16072_3.27_000001882191XSmall

When Will China and India Catch Up?

Dec 17, 2010 • Behavioral Economics, Developing Economies, Economic Debates, Economic History, Households, Innovation, Macroeconomic Measurement • 126 Views    No Comments

In one wonderful 4 minute animated video, Swedish professor Hans Rosling shows us how, during 200 years, 200 countries became healthier and wealthier. The turning point for one group of nations is 1810 with the industrial revolution. The next turning point, when the rest of the world starts to catch up, is 1948. With aid, trade, and technology, Dr. Rosling says almost everyone can arrive at the healthy and wealthy upper right hand corner of his graph (where his country bubbles will migrate).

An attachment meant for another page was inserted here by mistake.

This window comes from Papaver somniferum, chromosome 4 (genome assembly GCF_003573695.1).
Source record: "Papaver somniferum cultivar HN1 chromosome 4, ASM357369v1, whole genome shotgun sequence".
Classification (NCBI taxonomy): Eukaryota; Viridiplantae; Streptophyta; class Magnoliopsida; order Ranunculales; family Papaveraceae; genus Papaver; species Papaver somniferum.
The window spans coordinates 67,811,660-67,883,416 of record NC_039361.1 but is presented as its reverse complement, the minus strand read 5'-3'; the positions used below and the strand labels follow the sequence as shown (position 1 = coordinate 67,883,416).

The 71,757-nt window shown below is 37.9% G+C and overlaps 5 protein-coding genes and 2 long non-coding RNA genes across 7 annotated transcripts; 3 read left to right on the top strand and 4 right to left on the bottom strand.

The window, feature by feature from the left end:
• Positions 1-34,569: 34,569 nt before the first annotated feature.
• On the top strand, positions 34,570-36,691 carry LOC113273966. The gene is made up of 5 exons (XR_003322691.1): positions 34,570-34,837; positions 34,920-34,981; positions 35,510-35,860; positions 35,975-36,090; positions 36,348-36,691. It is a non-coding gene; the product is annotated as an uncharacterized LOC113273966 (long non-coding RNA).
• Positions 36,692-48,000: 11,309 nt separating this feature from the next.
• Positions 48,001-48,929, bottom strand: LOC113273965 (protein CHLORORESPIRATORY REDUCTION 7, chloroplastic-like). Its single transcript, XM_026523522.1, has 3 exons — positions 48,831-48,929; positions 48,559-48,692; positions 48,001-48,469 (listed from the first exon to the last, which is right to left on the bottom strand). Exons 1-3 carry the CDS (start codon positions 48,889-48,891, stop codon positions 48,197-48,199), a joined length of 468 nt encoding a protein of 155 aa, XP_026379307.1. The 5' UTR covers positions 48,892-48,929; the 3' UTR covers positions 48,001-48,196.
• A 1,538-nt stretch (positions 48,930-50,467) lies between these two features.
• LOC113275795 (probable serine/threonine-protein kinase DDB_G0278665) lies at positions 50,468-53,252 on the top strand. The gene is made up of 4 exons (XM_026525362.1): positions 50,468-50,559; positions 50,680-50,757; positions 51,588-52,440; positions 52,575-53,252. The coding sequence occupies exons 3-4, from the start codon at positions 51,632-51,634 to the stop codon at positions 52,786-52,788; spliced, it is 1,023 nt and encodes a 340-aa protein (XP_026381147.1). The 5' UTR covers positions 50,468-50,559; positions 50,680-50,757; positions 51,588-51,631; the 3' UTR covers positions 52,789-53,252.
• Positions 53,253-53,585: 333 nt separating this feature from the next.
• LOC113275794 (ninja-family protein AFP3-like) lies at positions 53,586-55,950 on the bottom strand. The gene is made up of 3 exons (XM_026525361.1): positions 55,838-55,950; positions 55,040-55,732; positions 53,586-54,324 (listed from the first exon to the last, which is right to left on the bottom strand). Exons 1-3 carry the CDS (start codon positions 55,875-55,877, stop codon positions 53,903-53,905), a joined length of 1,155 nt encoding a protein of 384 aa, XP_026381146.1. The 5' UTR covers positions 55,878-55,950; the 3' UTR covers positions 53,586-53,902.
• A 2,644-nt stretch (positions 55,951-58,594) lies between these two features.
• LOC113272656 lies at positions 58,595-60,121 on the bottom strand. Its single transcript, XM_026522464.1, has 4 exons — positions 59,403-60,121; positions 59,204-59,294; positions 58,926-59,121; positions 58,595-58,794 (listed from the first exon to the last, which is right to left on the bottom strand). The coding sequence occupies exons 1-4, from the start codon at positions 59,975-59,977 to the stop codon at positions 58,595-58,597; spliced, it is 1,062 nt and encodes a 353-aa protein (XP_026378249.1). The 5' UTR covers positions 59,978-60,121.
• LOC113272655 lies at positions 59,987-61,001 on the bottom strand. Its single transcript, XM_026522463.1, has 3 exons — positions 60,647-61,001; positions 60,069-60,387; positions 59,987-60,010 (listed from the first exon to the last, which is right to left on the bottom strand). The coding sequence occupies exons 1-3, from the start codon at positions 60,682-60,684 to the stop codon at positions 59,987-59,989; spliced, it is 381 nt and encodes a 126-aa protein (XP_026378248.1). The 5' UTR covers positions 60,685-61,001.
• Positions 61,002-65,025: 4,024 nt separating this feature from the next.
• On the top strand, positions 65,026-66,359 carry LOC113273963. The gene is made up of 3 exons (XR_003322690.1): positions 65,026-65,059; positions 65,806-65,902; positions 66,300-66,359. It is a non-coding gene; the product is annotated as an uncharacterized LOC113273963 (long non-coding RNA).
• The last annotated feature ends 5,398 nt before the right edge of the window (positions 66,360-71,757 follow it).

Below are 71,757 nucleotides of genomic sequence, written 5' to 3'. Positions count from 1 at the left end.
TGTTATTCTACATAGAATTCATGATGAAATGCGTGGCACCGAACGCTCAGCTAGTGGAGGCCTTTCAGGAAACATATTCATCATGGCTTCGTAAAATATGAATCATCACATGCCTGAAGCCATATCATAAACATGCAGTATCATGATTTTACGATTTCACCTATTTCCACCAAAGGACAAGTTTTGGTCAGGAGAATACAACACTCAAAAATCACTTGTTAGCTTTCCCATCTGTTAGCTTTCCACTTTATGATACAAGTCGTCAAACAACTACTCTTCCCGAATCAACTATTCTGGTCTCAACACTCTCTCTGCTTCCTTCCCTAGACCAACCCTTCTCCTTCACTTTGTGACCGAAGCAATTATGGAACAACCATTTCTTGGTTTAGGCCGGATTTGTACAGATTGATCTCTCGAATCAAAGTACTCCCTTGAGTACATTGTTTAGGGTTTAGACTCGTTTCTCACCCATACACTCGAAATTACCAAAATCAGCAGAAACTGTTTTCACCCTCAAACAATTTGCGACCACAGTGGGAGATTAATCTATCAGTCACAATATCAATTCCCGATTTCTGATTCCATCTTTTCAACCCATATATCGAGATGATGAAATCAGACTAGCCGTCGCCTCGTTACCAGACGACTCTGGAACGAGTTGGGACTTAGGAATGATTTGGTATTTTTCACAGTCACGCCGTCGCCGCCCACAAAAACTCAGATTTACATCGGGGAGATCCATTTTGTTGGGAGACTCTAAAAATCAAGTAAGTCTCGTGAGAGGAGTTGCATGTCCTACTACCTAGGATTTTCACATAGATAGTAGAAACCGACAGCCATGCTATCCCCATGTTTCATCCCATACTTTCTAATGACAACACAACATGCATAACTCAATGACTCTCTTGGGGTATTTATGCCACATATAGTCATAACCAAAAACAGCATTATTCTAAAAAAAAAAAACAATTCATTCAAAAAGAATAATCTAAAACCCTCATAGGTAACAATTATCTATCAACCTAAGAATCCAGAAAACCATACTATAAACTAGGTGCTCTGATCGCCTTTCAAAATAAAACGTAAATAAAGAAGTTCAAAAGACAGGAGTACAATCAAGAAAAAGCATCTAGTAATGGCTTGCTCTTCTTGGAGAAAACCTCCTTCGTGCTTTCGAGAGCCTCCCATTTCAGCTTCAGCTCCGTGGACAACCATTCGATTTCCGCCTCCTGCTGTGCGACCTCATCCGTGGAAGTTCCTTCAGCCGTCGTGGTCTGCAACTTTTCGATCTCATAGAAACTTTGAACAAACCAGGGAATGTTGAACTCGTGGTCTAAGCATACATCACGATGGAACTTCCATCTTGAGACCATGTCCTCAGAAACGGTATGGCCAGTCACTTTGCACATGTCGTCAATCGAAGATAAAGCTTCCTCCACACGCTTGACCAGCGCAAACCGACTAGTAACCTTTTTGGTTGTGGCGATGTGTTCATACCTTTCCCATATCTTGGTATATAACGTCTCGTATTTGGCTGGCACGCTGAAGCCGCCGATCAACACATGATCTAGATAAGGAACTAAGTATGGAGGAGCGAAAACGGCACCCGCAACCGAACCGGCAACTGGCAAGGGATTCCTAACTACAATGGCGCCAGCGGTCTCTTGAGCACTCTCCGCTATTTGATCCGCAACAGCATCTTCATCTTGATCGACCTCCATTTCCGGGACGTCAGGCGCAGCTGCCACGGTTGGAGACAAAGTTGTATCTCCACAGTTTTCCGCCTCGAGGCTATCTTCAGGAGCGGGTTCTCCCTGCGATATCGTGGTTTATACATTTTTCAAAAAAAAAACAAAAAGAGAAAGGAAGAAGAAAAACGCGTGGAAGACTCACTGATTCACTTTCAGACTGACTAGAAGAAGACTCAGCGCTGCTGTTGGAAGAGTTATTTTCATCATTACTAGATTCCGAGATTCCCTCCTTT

But what about the future? This takes us to Dr. Rosling describing the ascent of China and India. In his TED talk, “Asia’s Rise How and When,” statistics never seemed so fascinating as when he describes, like a sportscaster narrating a horse race, how the income positions of China, India, Japan, the U.S., and U.K. have changed since 1858 and will gradually converge. When? He says 2048.

The Economic Lesson

Dr. Rosling says India and China will continue their growth trajectory if they avoid war and encourage health, education, electricity and infrastructure. It all reminds us of David Landes and The Wealth and Poverty of Nations. In The Wealth and Poverty of Nations, Dr. Landes explained why certain nations have experienced an increasingly better standard of living while others have stagnated. Among the variables he cites, physical capital which includes tools and machines, and human capital which involves education, entrepreneurship, and health, are most crucial for economic growth. Physical and human capital provide the highest ROIs (return on investment).

Related Posts

« »